One day I looked out to see this web catching the light.

A few days later I looked out to see what was left of a butterfly that had flown into the trap.

I've been throwing the ends of our bread out on to the lawn for the birds. Mostly it's the local blackbird family that comes to partake, but one day a whole flock of starlings (a murmuration) landed on the lawn like a scene  from Hitchcock's horror, The Birds.

I'm pretty sure the dowdier-feathered birds are young starling - there seemed to be about three or four families of them gathered at the feast.

 A sparrow made sure of his share.

As did a chaffinch.

The visitation only ocurred that one time, every other time since, the bread has only attracted the blackbird family and sparrows, chaffinches and wax-eyes, but not the starlings.

Neko Case is a singer I like and one of her songs (Power Nettles) has a line thats mentions starlings. It occurs to me that they are slightly repungnant (even their latin name sturnus vulgaris seems to hint at this) yet at the same time, they could bea bird of myth or poetry - a little like crows or ravens in other countries (New Zealand does not have crows or ravens). Note: My b-in-law tells me that there are intorduced crows in New Zealand but haven't thrived. He wonders why ... so do I. Very curious. (Maybe not enough oaks or elms in the mist to caw from?!)

I looked up some information  at the Te Ara (NZ Encyclopedia) site found HERE.  I found out that starlings were introduced to NZ in the early 1860's, that farmers find them useful for getting rid of ticks on sheep (they are the birds you will see sometimes riding a sheep's back, picking up ticks in the wool). Starlings are also useful for getting rid of the pest, the common grass grub. However, these days grape-growers (vintners) are not so keen on starlings because they are a bird that likes to eat grapes.

The other day on my walk,  just as I was just wondering why I bothered to lug my camera,  right in front of me a mama duck clambered up the bank,  her babies clamouring around her, almost lost in the grass.

I stood stock still and clicked as the story unfolded, literally at my feet.

She had so many babies! And on her own too (often you see the drake helping out in these scenarios - where was Papa Duck I wondered?).  Also quite a late brood, because after all, it is summer now. Spring is over.  The ducklings went crazy when they hit the grass and seemed to scatter in all directions. With soft, calm quacks, Mama Duck tried to get them going in one direction.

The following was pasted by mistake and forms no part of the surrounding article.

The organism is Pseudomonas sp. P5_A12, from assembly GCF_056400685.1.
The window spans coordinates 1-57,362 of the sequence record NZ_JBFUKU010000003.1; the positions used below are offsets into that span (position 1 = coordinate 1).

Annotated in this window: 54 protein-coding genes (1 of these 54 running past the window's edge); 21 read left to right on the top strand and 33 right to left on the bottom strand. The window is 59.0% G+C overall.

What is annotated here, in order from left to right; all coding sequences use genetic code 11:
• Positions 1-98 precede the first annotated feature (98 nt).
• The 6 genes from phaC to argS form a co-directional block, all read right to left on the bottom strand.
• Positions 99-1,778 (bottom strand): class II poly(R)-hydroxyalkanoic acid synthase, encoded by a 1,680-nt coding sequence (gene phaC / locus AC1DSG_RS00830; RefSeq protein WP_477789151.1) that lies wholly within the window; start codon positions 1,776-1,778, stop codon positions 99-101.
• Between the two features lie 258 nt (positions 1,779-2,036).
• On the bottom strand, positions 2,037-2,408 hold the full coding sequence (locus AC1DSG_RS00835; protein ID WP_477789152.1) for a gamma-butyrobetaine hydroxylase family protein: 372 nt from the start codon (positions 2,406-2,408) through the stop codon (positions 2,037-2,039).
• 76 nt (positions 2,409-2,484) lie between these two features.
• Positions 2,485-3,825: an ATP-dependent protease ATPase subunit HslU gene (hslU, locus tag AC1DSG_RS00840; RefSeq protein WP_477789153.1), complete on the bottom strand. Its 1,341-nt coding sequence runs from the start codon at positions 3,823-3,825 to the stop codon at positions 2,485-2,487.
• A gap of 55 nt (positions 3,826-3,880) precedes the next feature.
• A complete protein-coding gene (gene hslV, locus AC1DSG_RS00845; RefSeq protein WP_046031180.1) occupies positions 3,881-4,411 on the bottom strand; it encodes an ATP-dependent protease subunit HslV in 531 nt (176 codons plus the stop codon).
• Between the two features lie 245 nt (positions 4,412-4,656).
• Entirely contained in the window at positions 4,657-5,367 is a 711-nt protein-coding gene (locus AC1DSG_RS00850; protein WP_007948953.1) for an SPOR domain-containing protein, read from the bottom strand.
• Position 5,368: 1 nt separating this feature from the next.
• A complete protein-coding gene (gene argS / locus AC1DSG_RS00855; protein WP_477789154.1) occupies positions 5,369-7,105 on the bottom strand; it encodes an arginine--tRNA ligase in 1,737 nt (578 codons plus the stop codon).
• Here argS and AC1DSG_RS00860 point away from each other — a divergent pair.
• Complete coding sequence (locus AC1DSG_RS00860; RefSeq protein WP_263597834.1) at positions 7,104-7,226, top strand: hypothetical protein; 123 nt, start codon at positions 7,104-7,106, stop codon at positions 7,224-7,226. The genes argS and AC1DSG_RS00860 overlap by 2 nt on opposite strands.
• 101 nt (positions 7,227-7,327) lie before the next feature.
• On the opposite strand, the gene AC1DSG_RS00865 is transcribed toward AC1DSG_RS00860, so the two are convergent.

I counted them - eleven ducklings

 enjoying the grass and the daisies.

Mama was counting them too.

Proud and anxious all at the same time. A familiar mix of parental emotions.

 And off  they went.  Such little bits of fluff in a large, large world. I hope they all survive.

Wednesday, 5 December 2012

Cool Start

Christmas decorations; Queenstown, New Zealand.

A weekend in Queenstown and a new page on the calendar. Bring it on Summer! (Alas, Summer doesn't seem to be lisening).

Queenstown, like everywhere else, is decked out in its Christmas decorations; the red, green and gold standing out against the grey, schist-rock buildings Queenstown is known for.

Robert doing a Ministry of Funny Walks impersonation; Queenstown  Mall

... high winds; David Eggleton's poem-on-the -wall making a big splash  

... teal (or scaup) ducks at the jetty;  Lake Wakatipu

... a type of mandarin duck ... ? (Later: Two people have informed since I posted this, that the bird is a crested grebe.)

old wagon ... I wonder if this is the same one (it was painted red and blue back then) that our sons used to clamber up on to when we were here for Queenstown holidays? They wouldn't be allowed to do that now that it is a formal display.

... the large Wellingtonia on the Poat Office corner used to be Queenstown's Christmas Tree - decked out in lights it was an amzing sight to see.

We are back home again now and still waiting for summer to arrive.

Clocking Out

 I have been neglecting this blog for some months. I think perhaps I should face facts and accept that it is indeed time to retire this blog...